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Organ donation specialist has ‘real fears’ about opt out scheme

Declan Grace, lead clinician for organ donation.

Declan Grace, lead clinician for organ donation.

 

One of Northern Ireland’s most senior doctors has come out against proposals which would presume that everyone in Northern Ireland is a willing organ donor, unless they or their family opt out.

Dr Declan Grace, the lead clinician in charge of organ donation in the Western Health Trust, said he had “great concerns” about the implications of the suggested changes, fearing that mistrust could be created between medics and patients.

Ulster Unionist MLA Jo-Anne Dobson is attempting to introduce a ‘soft opt out’ system through a private member’s bill.

But some MLAs – particularly in the DUP – have ethical objections to the concept that the state should assume that its citizens’ organs can be given to another person without the individual’s express permission.

Speaking at a public meeting of the Western Health and Social Care Trust, Dr Grace said he thought that an opt out system would lead to an “initial subtle uplift” in the number of people signing the donor register or expressing interest. But he expressed fears about the long-term implications of the policy.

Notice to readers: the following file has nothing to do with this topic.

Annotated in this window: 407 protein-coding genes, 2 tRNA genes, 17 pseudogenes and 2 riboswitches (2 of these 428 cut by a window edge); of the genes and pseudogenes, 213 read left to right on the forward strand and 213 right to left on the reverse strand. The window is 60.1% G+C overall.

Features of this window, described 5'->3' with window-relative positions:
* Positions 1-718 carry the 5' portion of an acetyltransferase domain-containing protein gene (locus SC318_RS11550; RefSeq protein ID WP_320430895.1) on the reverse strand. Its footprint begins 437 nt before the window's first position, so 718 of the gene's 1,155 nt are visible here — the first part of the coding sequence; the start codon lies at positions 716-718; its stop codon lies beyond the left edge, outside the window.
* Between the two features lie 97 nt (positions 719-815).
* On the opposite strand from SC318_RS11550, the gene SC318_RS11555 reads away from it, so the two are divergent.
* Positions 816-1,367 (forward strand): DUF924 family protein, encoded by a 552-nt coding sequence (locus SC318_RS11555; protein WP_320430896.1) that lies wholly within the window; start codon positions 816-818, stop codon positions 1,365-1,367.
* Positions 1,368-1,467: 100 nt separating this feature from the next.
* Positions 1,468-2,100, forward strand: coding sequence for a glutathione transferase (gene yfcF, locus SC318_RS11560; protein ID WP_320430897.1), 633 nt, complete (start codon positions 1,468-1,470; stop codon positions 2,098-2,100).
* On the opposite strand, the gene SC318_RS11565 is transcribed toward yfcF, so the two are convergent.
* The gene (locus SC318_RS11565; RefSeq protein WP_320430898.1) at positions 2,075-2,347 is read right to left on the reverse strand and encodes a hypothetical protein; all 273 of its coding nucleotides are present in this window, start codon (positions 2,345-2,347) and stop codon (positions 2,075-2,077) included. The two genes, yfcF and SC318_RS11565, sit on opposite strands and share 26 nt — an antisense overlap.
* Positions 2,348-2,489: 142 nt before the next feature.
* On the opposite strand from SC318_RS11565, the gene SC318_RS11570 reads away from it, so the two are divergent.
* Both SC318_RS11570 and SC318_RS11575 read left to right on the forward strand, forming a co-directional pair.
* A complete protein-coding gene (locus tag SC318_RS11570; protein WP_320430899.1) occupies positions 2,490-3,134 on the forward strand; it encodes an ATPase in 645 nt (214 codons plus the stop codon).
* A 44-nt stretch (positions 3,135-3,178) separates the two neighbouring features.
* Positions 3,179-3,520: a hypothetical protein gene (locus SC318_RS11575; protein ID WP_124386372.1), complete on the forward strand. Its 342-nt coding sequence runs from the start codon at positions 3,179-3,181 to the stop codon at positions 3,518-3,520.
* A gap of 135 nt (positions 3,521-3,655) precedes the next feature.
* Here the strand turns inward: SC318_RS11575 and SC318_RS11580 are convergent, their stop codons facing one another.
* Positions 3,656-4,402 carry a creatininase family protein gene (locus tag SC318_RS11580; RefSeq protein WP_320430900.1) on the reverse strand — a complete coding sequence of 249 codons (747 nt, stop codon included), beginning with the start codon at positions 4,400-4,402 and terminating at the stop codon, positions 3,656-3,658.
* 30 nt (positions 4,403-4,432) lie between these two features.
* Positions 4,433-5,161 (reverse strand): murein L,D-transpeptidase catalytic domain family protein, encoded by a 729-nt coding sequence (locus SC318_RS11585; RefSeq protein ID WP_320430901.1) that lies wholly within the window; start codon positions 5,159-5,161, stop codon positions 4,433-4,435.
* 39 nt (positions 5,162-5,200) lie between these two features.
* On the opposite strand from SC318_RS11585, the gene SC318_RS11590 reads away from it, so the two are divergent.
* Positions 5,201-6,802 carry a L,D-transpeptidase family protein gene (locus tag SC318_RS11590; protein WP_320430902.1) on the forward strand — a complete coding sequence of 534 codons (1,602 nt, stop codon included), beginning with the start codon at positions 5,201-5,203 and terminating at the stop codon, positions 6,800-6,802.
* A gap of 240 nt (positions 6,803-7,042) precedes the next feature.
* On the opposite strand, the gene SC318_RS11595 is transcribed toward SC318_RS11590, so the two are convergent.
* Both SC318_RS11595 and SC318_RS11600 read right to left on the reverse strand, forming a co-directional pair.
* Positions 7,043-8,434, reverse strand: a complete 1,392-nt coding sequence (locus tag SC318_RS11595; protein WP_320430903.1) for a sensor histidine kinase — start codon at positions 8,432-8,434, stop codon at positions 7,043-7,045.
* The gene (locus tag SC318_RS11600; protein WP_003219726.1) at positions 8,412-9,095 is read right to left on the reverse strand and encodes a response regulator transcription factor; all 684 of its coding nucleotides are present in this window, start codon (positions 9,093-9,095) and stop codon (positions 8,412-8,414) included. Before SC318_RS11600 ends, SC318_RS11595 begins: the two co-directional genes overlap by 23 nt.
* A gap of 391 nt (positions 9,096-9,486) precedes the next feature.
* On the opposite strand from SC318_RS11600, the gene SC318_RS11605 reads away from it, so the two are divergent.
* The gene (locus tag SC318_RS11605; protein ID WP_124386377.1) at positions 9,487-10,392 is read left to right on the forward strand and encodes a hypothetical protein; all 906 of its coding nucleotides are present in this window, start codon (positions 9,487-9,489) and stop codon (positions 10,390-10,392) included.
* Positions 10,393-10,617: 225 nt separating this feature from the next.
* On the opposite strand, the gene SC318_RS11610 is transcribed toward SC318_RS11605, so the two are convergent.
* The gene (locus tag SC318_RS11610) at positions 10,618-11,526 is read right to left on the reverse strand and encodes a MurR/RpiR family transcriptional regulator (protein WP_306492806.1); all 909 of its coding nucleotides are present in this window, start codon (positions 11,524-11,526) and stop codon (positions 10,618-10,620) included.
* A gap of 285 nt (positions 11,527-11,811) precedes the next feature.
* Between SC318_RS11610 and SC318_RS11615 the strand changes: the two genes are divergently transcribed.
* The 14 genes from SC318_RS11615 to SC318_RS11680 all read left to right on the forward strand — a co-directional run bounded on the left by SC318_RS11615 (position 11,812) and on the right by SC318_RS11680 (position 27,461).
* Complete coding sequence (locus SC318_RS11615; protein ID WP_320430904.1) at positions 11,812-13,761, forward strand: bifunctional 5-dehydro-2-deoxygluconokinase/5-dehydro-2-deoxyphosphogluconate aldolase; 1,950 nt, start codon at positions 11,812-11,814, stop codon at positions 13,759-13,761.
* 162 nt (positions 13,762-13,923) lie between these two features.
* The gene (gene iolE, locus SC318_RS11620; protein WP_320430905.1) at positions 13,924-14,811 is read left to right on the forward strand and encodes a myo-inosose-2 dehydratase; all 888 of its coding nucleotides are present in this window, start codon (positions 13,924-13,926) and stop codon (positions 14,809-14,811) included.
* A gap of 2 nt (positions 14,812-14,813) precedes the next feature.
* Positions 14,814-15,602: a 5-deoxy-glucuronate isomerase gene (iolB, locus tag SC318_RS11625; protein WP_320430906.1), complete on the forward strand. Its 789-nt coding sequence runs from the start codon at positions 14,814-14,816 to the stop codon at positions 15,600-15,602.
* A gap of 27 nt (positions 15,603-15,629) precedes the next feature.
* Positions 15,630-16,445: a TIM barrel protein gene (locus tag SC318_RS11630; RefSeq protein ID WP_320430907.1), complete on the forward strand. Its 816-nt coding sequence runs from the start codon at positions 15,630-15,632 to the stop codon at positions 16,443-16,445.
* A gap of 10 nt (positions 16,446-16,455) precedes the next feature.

According to a Derry Journal report of his comments at the meeting, Dr Grace said that the impact could eventually be similar to that of the organ retention scandal last decade which led to a “marked downturn” in the number of families giving consent for their loved one’s organs to be donated.

“Anyone who works in organ donation would tell you we have real fears about the impact this could have in the future,” he said.

Wales is the first part of the UK to have voted to introduce presumed consent for organ donation.

Last week the Health Minister, Edwin Poots, deferred a decision about the issue for another 12 months, something Ms Dobson said could lead to 15 people dying for want of a donor.

But, referring to the wider policy debate about an ‘opt out’ system, Dr Grace described the issue as a “pantomime” in comparison to the more pressing factors related to donation.

He said: “The most important thing we can do with organ donation is to encourage people to talk to their next of kin and their families to let them know their wishes as regards donation.

“As a team we are at a huge advantage if the patient’s family are aware of their loved one’s wishes – it makes a huge difference.”

He said that the Western Trust is continuing to outperform the rest of the UK in the area, with 11 people donating 44 organs and eight tissue samples over the last year.

Two rival bills to boost donors

Two unionist MLAs who share the same objective of increasing the number of donors are leading the organ donation debate.

Jo-Anne Dobson, whose son Mark is the recipient of a kidney, has spoken passionately about her belief that a ‘soft opt out’ system will boost donors.

DUP MLA Alastair Ross has proposed a system whereby those applying for a driving licence would have to make a choice for or against donation.

 

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